Found 180 total hits in 47 results.
ected to an advance or other active operation which it was feasible for the army to undertake?
To the first question I reply, No; the pursuit was obstructed by the enemy's troops at Centreville, as I have stated in my official report.
In that report I have also said why no advance was made upon the enemy's capital for reasons as follows:
The apparent freshness of the United States troops at Centreville, which checked our pursuit, the strong forces occupying the works near Georgetown, Arlington, and Alexandria; the certainty, too, that General Patterson, if needed, would reach Washington with his army of more than thirty thousand sooner than we could; and the condition and inadequate means of the army in ammunition, provisions, and transportation, prevented any serious thought of advancing upon the Capitol.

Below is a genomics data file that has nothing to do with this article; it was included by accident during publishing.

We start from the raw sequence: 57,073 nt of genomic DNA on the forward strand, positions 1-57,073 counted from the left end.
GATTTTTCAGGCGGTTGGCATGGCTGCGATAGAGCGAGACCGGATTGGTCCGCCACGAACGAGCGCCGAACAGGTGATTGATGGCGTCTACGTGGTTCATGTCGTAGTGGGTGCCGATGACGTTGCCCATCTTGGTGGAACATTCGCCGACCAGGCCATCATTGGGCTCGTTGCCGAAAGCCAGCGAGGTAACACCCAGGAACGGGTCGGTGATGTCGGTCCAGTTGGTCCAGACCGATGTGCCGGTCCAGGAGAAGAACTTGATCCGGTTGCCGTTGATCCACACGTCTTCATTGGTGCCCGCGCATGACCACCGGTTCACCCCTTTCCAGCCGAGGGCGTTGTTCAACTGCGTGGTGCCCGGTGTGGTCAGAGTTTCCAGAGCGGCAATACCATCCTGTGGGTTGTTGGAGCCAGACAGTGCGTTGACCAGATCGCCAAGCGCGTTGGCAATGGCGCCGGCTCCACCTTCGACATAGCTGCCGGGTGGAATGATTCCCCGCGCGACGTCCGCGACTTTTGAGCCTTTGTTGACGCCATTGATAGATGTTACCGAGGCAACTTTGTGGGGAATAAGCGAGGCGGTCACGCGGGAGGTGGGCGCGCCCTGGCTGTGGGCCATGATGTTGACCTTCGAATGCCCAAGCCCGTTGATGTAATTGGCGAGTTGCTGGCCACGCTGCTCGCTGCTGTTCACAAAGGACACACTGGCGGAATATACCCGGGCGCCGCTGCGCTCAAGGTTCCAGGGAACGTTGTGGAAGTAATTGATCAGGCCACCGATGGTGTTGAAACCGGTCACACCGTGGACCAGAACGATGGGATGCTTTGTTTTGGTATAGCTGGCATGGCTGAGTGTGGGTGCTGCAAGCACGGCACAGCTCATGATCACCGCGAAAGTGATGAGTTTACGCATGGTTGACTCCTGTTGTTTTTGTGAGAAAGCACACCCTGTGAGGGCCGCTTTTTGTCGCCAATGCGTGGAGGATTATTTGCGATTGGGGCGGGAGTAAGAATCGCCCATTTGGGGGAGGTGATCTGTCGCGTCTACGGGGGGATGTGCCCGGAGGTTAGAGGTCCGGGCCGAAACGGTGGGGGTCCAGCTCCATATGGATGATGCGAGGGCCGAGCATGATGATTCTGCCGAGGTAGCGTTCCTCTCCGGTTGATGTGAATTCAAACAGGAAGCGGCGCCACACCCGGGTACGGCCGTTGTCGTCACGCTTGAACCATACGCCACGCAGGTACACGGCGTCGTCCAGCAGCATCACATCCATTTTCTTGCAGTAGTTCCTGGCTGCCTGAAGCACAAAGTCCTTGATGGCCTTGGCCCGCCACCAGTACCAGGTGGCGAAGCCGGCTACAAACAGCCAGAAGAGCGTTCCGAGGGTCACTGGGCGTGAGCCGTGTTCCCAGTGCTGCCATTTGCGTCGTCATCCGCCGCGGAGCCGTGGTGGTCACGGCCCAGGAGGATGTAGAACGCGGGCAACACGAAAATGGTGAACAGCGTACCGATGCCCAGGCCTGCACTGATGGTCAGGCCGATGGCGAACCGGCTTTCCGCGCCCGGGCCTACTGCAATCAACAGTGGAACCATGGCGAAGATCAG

To the second question I reply that it has never been feasible for the army to advance farther than it has done — to the line of Fairfax Court-House, with its advanced pos